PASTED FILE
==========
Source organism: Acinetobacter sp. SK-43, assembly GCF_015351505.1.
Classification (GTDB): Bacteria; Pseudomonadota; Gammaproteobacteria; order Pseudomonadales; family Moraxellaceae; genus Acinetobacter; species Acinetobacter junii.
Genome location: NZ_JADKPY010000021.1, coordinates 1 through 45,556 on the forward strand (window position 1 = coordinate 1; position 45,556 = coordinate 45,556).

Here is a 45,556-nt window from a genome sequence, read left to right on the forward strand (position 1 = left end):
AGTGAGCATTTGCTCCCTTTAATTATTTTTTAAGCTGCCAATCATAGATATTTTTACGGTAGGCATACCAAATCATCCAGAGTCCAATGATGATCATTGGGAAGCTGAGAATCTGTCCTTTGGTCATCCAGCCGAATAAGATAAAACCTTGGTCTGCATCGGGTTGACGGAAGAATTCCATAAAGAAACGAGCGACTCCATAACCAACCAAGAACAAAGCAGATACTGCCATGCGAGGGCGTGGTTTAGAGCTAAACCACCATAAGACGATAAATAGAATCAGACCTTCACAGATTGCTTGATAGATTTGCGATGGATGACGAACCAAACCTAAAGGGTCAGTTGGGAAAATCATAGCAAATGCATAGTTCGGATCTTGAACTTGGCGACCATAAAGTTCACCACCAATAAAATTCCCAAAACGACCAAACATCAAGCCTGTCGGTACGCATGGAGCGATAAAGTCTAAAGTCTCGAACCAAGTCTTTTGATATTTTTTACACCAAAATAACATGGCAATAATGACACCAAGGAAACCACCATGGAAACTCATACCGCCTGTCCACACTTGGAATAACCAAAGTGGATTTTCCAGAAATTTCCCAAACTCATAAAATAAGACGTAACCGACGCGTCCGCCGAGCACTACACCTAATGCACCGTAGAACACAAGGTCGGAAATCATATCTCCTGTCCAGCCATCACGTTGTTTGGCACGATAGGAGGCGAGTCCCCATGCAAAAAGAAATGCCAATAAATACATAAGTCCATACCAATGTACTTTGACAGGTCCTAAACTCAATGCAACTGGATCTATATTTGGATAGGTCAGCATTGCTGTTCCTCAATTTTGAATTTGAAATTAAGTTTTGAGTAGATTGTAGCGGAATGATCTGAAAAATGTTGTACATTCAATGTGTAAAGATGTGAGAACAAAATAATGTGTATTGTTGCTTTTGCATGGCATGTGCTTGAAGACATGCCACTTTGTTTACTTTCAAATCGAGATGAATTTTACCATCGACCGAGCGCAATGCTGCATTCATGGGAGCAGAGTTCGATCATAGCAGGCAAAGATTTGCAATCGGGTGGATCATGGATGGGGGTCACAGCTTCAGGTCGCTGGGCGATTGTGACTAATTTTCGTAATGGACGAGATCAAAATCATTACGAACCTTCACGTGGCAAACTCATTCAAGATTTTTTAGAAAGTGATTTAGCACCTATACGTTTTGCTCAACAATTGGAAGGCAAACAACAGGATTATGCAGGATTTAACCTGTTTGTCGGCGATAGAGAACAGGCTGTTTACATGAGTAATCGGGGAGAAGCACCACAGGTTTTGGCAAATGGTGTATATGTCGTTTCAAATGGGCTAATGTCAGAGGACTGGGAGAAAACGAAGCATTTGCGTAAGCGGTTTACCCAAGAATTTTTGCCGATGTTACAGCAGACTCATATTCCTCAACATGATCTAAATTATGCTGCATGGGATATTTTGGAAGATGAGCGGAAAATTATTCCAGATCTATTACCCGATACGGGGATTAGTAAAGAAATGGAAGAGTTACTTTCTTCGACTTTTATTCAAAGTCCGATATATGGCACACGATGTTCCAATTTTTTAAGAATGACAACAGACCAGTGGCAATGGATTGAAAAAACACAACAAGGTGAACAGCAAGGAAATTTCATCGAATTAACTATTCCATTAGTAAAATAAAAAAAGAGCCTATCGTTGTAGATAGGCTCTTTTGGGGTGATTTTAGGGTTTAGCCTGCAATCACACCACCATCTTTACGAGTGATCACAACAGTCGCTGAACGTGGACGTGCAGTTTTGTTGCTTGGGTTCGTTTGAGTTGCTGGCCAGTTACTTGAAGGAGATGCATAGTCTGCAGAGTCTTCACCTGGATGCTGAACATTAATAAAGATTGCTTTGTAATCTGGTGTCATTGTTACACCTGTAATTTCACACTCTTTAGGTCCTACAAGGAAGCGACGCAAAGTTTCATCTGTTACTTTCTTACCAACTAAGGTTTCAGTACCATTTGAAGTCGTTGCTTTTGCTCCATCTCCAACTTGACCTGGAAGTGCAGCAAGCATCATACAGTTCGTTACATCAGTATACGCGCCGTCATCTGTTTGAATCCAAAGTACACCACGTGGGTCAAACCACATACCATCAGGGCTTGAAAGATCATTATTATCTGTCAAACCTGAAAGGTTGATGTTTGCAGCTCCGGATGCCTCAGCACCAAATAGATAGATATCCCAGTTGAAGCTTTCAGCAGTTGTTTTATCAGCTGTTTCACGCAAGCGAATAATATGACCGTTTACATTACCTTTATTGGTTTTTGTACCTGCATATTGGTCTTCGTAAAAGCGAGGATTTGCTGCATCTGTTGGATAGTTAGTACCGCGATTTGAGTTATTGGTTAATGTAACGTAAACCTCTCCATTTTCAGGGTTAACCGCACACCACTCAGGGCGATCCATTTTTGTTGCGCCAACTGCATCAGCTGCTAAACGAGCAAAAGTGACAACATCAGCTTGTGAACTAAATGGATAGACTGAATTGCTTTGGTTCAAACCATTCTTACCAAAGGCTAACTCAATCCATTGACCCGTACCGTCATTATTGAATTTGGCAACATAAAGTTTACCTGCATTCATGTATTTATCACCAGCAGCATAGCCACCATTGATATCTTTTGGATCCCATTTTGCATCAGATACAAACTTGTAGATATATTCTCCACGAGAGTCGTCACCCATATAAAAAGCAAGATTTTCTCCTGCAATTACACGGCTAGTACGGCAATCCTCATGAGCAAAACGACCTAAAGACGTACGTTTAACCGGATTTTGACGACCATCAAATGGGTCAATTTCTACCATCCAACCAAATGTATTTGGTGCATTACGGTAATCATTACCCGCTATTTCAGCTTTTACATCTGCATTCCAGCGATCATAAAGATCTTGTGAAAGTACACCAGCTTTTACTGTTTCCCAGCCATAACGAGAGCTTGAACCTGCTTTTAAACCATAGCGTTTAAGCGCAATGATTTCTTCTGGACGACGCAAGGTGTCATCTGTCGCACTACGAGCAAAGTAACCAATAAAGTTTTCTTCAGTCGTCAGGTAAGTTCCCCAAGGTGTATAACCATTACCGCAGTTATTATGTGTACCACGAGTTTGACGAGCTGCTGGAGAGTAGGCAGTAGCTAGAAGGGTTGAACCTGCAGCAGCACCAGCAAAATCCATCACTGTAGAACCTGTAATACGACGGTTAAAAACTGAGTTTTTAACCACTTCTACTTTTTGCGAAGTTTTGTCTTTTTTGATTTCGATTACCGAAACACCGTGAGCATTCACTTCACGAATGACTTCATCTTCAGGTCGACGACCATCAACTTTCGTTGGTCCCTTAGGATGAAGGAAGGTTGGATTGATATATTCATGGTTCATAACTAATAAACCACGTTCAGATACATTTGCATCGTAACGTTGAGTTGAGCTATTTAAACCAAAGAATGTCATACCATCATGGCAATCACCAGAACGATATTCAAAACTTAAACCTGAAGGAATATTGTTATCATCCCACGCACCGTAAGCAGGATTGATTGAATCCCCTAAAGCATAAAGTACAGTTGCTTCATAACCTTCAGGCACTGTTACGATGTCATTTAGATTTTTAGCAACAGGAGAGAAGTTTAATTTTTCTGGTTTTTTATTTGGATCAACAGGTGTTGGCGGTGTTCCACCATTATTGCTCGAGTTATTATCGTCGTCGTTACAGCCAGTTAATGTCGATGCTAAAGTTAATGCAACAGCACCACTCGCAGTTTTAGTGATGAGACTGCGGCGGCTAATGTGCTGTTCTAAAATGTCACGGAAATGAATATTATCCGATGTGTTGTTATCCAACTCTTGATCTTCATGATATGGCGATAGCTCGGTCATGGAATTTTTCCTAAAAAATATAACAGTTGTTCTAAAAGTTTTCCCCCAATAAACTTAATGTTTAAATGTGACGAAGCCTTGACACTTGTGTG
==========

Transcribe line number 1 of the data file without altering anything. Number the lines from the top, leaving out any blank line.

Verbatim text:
Source organism: Acinetobacter sp. SK-43, assembly GCF_015351505.1.